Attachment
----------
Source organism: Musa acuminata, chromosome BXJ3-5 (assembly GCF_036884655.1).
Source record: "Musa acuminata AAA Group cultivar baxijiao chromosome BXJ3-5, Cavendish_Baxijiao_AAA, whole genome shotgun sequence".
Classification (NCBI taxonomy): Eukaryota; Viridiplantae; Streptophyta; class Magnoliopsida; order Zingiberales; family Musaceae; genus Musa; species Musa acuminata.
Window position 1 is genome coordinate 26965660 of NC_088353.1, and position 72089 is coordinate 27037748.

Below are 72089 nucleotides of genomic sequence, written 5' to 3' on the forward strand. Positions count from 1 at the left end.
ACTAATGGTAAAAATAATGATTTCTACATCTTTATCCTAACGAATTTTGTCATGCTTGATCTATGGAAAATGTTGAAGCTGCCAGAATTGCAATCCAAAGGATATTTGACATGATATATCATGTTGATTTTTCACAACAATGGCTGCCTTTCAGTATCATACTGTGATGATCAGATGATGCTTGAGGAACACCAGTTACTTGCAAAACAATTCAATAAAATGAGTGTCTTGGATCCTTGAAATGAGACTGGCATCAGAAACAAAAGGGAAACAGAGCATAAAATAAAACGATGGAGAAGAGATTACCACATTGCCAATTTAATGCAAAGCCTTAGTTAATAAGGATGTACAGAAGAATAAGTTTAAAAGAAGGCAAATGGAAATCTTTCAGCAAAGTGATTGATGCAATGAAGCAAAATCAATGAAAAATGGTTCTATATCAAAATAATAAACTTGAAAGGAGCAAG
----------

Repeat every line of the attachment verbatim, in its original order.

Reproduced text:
Source organism: Musa acuminata, chromosome BXJ3-5 (assembly GCF_036884655.1).
Source record: "Musa acuminata AAA Group cultivar baxijiao chromosome BXJ3-5, Cavendish_Baxijiao_AAA, whole genome shotgun sequence".
Classification (NCBI taxonomy): Eukaryota; Viridiplantae; Streptophyta; class Magnoliopsida; order Zingiberales; family Musaceae; genus Musa; species Musa acuminata.
Window position 1 is genome coordinate 26965660 of NC_088353.1, and position 72089 is coordinate 27037748.

Below are 72089 nucleotides of genomic sequence, written 5' to 3' on the forward strand. Positions count from 1 at the left end.
ACTAATGGTAAAAATAATGATTTCTACATCTTTATCCTAACGAATTTTGTCATGCTTGATCTATGGAAAATGTTGAAGCTGCCAGAATTGCAATCCAAAGGATATTTGACATGATATATCATGTTGATTTTTCACAACAATGGCTGCCTTTCAGTATCATACTGTGATGATCAGATGATGCTTGAGGAACACCAGTTACTTGCAAAACAATTCAATAAAATGAGTGTCTTGGATCCTTGAAATGAGACTGGCATCAGAAACAAAAGGGAAACAGAGCATAAAATAAAACGATGGAGAAGAGATTACCACATTGCCAATTTAATGCAAAGCCTTAGTTAATAAGGATGTACAGAAGAATAAGTTTAAAAGAAGGCAAATGGAAATCTTTCAGCAAAGTGATTGATGCAATGAAGCAAAATCAATGAAAAATGGTTCTATATCAAAATAATAAACTTGAAAGGAGCAAG